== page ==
The best thing to do is talk to a good LBS. They will be able to guide you towards strong and reliable bikes. They will also be able to tell you which companies are most flexible when it comes to warranty replacement.

The best advice is don't crash.
Frame as "wear item"filtersweep
Sep 20, 2003 5:45 AM
That is a fascinating bit from Cannondale- that "fatigue" is not covered. Apparently this is a "free from manufacturing defects" warranty?

Of course, I ride a Look, which is like not having a warranty- although I've heard that as they are ramping up better US distribution, they might be matching Trek's warranty (to go toe to toe with them).

I wish more builders had a crash replacement warranty. It would likely help sales. In racing, crashing is part of the package- although I've seen all sorts of nasty crashes that leave the frame unscathed (but shred the seat, pedals, and skewers...) so oddly, unless hitting a fixed object, the frame is usually well protected. But wouldn't it be cool if for maybe $400-500 you could have all your parts moved over to a new CAAD7 frame if you crashed...?
Look warrantyhudsonite
Sep 20, 2003 6:44 AM
Your comments about the Look warranty are interesting. I am in the process of purchasing a Look frame and this is one of my issues. There is nothing worse than buying something that breaks and then not having recourse.

The warranty in the US is 2 years on Look frames. In France, the warranty is 5 years. Obviously 5 is better than 2. I think that the US distributor actually sets the warranty policies for the country. It is unfortunate that they set them so low, when the manufacturer in France actually offers a warranty that is more than double the time.

But the bigger issue is really the customer service component on a warranty claim. A good company/distributor will make things right quickly. A not so good one will make things difficult. For example, if a carbon frame breaks and you crash, will they cover it or claim that the crash caused the break!

Manufacturing defects occur on all products. The warranty is there to allow the consumer recourse in case they get a lemon. Good distributors/manufactures try to build a brand through good customer service. All too often some of the more 'boutique' brands offer poor customer service after the sale.

A 'real' 5-year warranty would be a good enough for me. If there are no issues with a frame after a few years, it is unlikely that there will be issues long term. But the idea that regular riding is not covered, because of fatigue, makes these types of ‘lifetime' warranties as good as non-existent.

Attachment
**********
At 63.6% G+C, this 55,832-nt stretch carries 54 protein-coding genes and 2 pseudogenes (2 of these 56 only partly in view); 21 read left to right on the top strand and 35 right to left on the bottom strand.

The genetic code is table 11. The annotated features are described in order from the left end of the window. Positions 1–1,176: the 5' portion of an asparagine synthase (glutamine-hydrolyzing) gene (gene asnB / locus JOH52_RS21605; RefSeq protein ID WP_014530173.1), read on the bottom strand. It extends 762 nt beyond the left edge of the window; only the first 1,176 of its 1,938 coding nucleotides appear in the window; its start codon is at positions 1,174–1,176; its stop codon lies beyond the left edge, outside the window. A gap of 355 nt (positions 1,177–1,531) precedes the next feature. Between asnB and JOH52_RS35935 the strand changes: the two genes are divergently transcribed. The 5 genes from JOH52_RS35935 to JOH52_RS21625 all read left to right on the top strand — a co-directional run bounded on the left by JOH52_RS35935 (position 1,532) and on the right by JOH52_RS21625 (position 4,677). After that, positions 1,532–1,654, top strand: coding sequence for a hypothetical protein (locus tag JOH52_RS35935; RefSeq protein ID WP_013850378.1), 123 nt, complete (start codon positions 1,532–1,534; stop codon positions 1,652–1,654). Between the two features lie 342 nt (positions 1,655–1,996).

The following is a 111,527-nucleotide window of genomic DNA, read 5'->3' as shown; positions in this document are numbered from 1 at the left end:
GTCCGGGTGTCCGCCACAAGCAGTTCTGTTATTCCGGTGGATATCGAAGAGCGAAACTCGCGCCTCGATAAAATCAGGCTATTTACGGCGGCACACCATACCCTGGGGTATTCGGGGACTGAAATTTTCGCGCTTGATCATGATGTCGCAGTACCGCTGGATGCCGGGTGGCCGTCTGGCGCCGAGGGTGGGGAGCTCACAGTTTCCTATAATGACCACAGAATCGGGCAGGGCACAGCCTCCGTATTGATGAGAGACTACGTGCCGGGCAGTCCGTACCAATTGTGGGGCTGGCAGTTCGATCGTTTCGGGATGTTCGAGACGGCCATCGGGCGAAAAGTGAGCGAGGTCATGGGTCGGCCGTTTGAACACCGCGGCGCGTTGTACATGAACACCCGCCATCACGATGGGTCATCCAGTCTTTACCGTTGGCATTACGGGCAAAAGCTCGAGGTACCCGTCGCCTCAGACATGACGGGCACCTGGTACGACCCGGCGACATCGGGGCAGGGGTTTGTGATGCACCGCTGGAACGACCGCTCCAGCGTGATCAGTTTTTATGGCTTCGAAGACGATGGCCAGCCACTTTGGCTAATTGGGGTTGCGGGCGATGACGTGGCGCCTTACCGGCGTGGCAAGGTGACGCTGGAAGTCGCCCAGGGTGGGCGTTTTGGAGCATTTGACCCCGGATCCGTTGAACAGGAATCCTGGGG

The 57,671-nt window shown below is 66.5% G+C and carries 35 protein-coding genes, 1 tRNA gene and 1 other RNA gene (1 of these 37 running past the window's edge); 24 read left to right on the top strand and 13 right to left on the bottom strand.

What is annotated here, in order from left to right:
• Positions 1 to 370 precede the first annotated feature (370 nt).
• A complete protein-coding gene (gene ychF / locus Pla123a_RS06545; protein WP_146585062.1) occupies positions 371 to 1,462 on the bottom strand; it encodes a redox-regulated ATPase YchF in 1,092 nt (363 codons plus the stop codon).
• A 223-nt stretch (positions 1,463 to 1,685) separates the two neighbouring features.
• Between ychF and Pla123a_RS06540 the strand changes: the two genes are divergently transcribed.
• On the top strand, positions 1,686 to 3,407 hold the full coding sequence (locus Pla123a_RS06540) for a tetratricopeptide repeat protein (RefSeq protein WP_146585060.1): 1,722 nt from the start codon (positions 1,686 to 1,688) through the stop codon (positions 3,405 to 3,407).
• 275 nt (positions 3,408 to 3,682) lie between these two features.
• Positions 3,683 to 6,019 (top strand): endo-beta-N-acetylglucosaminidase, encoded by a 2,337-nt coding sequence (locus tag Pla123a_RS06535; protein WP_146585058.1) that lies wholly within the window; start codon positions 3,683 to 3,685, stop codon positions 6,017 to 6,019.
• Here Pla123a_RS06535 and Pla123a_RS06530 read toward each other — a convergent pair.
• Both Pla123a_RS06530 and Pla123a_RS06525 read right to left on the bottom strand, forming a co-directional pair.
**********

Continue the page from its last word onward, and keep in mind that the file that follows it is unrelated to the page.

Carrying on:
For my info, why do you claim that you have no warranty on your frame? Do you have evidence that the distributor is difficult or did you buy the frame 'grey' market?

2 years is two yearsfiltersweep
Sep 20, 2003 5:59 PM
Well, my time is about up. I was comparing 2 years to these so-called "lifetime" warranties.

I purchased my Look through my LBS.

Interestingly, what POSSIBLE manufacturing "defect" could turn up AFTER two years anyway?

How can a frame really be a lemon- there are no moving parts. Worst thing I can think of is a tube coming unbonded- and that is sure to happen relatively early in its life- unless the frame is wrecked.
re: Don't crash...divve
Sep 20, 2003 10:31 AM
I don't know of a single manufacturer that warrants against fatigue, i.e., wear and tear. Cannondale always had that in their terms of use. You just happened to have discovered it recently. In case you still have reservation about the fatigue of their frames check the below links. They are consistent top scorers for both their road and MTB frames:
re: Don't crash...hudsonite
Sep 20, 2003 11:56 AM
Yes I am aware of how well Cannodales score on these tests. They are among the best engineered frames in the world. But I believe their warranty policy is misleading.

I have purchased Cannondale bikes. The LBS sold me on the fact that the bike has a lifetime warranty. The representation was that the frame was strong and would not break, and if it did, there was a lifetime warranty on it.

There was no mention of the T&C's with respect to fatigue before I purchased the bike. As a matter of fact, I never did receive any warranty documentation from the LBS.

I also was never told that the expected frame life was only two years. Nor was there any mention that fatigue was not covered. As soon as you say fatigue is not covered, you are effectivly saying that there is no warranty for a breakage caused by riding, unless it happens in the first couple of months of ownership.